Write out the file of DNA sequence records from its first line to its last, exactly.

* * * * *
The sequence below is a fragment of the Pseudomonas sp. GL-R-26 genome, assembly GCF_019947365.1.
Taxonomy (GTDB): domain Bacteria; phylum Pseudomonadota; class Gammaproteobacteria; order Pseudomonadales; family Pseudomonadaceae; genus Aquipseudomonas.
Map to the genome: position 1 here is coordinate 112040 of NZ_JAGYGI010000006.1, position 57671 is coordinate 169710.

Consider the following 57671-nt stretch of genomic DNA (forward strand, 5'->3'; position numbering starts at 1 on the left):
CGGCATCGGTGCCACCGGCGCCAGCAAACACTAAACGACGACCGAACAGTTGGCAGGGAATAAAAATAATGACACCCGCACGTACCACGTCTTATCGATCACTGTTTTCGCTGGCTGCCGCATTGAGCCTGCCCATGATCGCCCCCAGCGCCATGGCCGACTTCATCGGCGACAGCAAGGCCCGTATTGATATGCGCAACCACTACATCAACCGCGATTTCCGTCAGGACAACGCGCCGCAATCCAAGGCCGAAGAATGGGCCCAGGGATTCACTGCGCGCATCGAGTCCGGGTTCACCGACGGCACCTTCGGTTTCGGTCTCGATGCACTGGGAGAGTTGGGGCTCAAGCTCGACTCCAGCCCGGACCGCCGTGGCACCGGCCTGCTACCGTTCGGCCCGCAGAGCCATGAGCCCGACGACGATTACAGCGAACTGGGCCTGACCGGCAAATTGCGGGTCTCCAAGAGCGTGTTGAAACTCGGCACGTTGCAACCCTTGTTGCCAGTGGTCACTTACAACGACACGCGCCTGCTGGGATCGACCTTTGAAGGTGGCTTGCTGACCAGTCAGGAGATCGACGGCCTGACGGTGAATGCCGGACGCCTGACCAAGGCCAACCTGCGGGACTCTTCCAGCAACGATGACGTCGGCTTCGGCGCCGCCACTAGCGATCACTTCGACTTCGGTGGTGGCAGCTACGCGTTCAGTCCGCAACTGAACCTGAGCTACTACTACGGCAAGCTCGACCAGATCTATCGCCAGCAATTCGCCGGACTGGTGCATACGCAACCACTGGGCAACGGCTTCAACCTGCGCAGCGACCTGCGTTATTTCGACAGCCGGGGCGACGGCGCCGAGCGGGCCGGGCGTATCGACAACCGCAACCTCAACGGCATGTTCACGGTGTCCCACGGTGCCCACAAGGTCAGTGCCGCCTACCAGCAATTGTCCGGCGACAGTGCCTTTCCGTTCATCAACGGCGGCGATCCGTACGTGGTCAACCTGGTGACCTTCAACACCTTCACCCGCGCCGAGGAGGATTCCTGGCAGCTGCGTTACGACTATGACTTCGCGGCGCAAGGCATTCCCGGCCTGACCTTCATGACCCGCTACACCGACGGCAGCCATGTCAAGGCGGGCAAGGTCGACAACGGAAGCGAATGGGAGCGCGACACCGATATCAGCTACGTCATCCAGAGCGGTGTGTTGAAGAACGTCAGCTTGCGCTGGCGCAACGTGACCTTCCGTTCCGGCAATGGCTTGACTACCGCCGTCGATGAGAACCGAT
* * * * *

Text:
The sequence below is a fragment of the Pseudomonas sp. GL-R-26 genome, assembly GCF_019947365.1.
Taxonomy (GTDB): domain Bacteria; phylum Pseudomonadota; class Gammaproteobacteria; order Pseudomonadales; family Pseudomonadaceae; genus Aquipseudomonas.
Map to the genome: position 1 here is coordinate 112040 of NZ_JAGYGI010000006.1, position 57671 is coordinate 169710.

Consider the following 57671-nt stretch of genomic DNA (forward strand, 5'->3'; position numbering starts at 1 on the left):
CGGCATCGGTGCCACCGGCGCCAGCAAACACTAAACGACGACCGAACAGTTGGCAGGGAATAAAAATAATGACACCCGCACGTACCACGTCTTATCGATCACTGTTTTCGCTGGCTGCCGCATTGAGCCTGCCCATGATCGCCCCCAGCGCCATGGCCGACTTCATCGGCGACAGCAAGGCCCGTATTGATATGCGCAACCACTACATCAACCGCGATTTCCGTCAGGACAACGCGCCGCAATCCAAGGCCGAAGAATGGGCCCAGGGATTCACTGCGCGCATCGAGTCCGGGTTCACCGACGGCACCTTCGGTTTCGGTCTCGATGCACTGGGAGAGTTGGGGCTCAAGCTCGACTCCAGCCCGGACCGCCGTGGCACCGGCCTGCTACCGTTCGGCCCGCAGAGCCATGAGCCCGACGACGATTACAGCGAACTGGGCCTGACCGGCAAATTGCGGGTCTCCAAGAGCGTGTTGAAACTCGGCACGTTGCAACCCTTGTTGCCAGTGGTCACTTACAACGACACGCGCCTGCTGGGATCGACCTTTGAAGGTGGCTTGCTGACCAGTCAGGAGATCGACGGCCTGACGGTGAATGCCGGACGCCTGACCAAGGCCAACCTGCGGGACTCTTCCAGCAACGATGACGTCGGCTTCGGCGCCGCCACTAGCGATCACTTCGACTTCGGTGGTGGCAGCTACGCGTTCAGTCCGCAACTGAACCTGAGCTACTACTACGGCAAGCTCGACCAGATCTATCGCCAGCAATTCGCCGGACTGGTGCATACGCAACCACTGGGCAACGGCTTCAACCTGCGCAGCGACCTGCGTTATTTCGACAGCCGGGGCGACGGCGCCGAGCGGGCCGGGCGTATCGACAACCGCAACCTCAACGGCATGTTCACGGTGTCCCACGGTGCCCACAAGGTCAGTGCCGCCTACCAGCAATTGTCCGGCGACAGTGCCTTTCCGTTCATCAACGGCGGCGATCCGTACGTGGTCAACCTGGTGACCTTCAACACCTTCACCCGCGCCGAGGAGGATTCCTGGCAGCTGCGTTACGACTATGACTTCGCGGCGCAAGGCATTCCCGGCCTGACCTTCATGACCCGCTACACCGACGGCAGCCATGTCAAGGCGGGCAAGGTCGACAACGGAAGCGAATGGGAGCGCGACACCGATATCAGCTACGTCATCCAGAGCGGTGTGTTGAAGAACGTCAGCTTGCGCTGGCGCAACGTGACCTTCCGTTCCGGCAATGGCTTGACTACCGCCGTCGATGAGAACCGAT